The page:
The Buddha never said this, but it’s the noise of parenthood that propels me to appreciate the quiet. This is probably the greatest lesson I’ve learned so far in the 11 and a half years I’ve been mothering. This is also why I wouldn’t use time travel to go back and change being a parent because these little butterflies that look almost nothing like me have had an active and passive role in shaping me; both the parts I like and the parts I don’t. (For the record, I’d use time travel to visit late 19th century Vienna like in The Little Book or watch my husband play in a park in Herzliya when he was a child.)
They don’t tell you before conception that noise is an occupational hazard of parenting, especially when you are me or you are my husband, both of us easily startled. It should be obvious, I know, but nothing is obvious until it sleeps with its stinky feet flush up against your nose. (The Buddha didn’t say this either.)
To appreciate the quiet, I arranged for an overnight away last week during one of Tel Aviv’s loudest nights to celebrate my husband’s milestone 40th birthday. Dan Panorama Tel Aviv made it easy to find quiet by upgrading our room in the hotel to a VIP suite on the 17th floor far away from the characteristic Thursday night noise and with an incredible view of the sea.
Knowing in advance it was my husband’s birthday, they also sent us up a complimentary bottle of wine and other goodies (travel tip: always tell the hotel when you are celebrating a special occasion. They want you to feel special.)
Taking advantage of Tel Aviv’s annual White Night, we headed over to the Tel Aviv Museum of Art to explore. Nothing like a few hours of mindless meandering and contemplative staring to help you completely forget you have children (also helps that I completely trust my kids in the care of their grandparents.) We spent a lot of time in David Nipo’s “I Returned and Saw Under the Sun” exhibit of figurative-realist paintings; astounded by how real his figurative-realistic paintings come across. It was difficult not to touch the canvas to confirm the images were created from paint and not photography.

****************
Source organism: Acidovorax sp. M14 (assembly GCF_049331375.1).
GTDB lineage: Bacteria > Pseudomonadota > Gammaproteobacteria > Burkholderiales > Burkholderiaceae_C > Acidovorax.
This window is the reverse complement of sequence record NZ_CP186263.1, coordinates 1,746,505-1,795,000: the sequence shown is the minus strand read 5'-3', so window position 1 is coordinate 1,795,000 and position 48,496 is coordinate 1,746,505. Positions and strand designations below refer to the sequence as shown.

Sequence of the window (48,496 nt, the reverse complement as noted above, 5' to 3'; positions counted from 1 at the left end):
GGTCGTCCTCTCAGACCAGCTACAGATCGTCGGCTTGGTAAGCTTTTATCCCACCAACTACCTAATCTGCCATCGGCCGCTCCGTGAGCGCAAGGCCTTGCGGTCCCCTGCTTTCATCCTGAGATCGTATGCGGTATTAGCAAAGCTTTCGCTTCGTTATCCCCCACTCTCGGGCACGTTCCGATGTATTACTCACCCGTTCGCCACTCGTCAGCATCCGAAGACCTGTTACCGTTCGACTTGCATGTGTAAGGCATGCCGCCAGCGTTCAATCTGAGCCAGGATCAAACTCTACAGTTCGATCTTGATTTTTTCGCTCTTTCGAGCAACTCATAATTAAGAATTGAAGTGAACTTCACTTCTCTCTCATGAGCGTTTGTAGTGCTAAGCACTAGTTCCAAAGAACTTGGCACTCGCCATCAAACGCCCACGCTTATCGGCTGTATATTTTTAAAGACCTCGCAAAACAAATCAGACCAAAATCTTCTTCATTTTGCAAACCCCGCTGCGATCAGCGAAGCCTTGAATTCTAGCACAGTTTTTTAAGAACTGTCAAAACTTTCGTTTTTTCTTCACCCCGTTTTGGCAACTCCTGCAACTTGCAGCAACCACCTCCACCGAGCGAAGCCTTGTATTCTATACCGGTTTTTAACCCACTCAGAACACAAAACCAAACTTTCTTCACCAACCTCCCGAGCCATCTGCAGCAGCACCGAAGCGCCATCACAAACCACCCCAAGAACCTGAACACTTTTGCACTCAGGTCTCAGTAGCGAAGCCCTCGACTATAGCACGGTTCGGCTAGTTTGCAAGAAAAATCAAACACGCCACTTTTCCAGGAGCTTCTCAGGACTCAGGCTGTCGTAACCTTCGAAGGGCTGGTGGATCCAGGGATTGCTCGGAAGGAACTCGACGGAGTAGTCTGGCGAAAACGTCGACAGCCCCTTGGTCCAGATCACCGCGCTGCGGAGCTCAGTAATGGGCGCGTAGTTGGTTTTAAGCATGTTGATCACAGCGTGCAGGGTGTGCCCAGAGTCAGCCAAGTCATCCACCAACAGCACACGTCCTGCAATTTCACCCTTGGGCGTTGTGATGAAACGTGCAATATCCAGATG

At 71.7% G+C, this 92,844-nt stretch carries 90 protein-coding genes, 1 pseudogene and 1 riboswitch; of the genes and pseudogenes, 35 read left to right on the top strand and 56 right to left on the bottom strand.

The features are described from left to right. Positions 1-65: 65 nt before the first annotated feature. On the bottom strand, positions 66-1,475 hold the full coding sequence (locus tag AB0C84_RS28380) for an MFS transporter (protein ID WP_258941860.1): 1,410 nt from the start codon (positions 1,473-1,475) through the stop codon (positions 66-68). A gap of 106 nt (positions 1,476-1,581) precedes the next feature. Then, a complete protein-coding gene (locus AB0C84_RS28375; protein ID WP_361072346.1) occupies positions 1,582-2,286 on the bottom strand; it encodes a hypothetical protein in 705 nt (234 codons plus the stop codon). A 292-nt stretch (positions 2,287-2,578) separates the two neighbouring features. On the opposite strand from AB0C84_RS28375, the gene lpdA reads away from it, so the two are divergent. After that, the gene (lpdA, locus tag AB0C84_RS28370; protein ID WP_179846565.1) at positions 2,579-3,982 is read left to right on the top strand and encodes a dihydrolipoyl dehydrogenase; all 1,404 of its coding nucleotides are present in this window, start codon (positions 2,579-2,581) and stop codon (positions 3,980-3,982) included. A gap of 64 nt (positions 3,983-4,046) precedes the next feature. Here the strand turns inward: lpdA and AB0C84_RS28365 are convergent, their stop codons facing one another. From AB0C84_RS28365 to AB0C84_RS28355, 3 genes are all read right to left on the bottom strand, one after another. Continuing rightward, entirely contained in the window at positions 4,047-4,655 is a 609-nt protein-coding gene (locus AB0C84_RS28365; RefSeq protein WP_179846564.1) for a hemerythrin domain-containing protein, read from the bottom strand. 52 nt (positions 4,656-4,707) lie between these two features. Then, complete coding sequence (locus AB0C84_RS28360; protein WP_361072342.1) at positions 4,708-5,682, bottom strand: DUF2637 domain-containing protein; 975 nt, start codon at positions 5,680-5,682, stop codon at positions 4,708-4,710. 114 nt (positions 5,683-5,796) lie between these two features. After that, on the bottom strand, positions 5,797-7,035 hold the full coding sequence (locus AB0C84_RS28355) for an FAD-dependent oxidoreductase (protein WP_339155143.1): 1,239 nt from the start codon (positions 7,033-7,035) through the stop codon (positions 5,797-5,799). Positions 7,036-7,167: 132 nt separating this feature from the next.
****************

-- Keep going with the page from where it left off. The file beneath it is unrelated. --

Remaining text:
The next morning after a fantastically enormous Israeli breakfast buffet, my husband wanted to ride bikes. I wasn’t so eager because we were in the middle of a heat wave — even at 9 am near the beach the air felt oppressive. But I humored him and was glad in the end.
We rode up the beach and then through city streets, stopping at a vintage shop where I bought a record (which I can’t play) and a set of books on tape (which I can) and then headed back through the city to the Dan Panorama to clean up before checking out.
I noticed as I was dressing that I was dressing for life with children. The previous afternoon I wore my strapless dress with nothing underneath (nothing but underwear, dirty mind!) I wasn’t worried about having to bend down to pick up a crying child, nor was I concerned said child would want to grab me, as my children often do, without thinking what gravity will do to a strapless dress when it meets with a tiny clutched fist.
I can’t say I didn’t want more — more time dressed like the woman who didn’t need to worry about the elements. More time meandering off schedule. More time listening without paying attention. I wanted more.
But as the Buddha did say: “A fool is happy until his mischief turns against him.”
There is a time for mischief (for desire, the Buddha might or might not say) and there is a time for responsibility.
I hope that in my next parenting chapter, I learn better how to blend the two … and more often.
Because I believe it’s at the intersection of noise and quiet that we are most joyful.
Even those of us easily startled.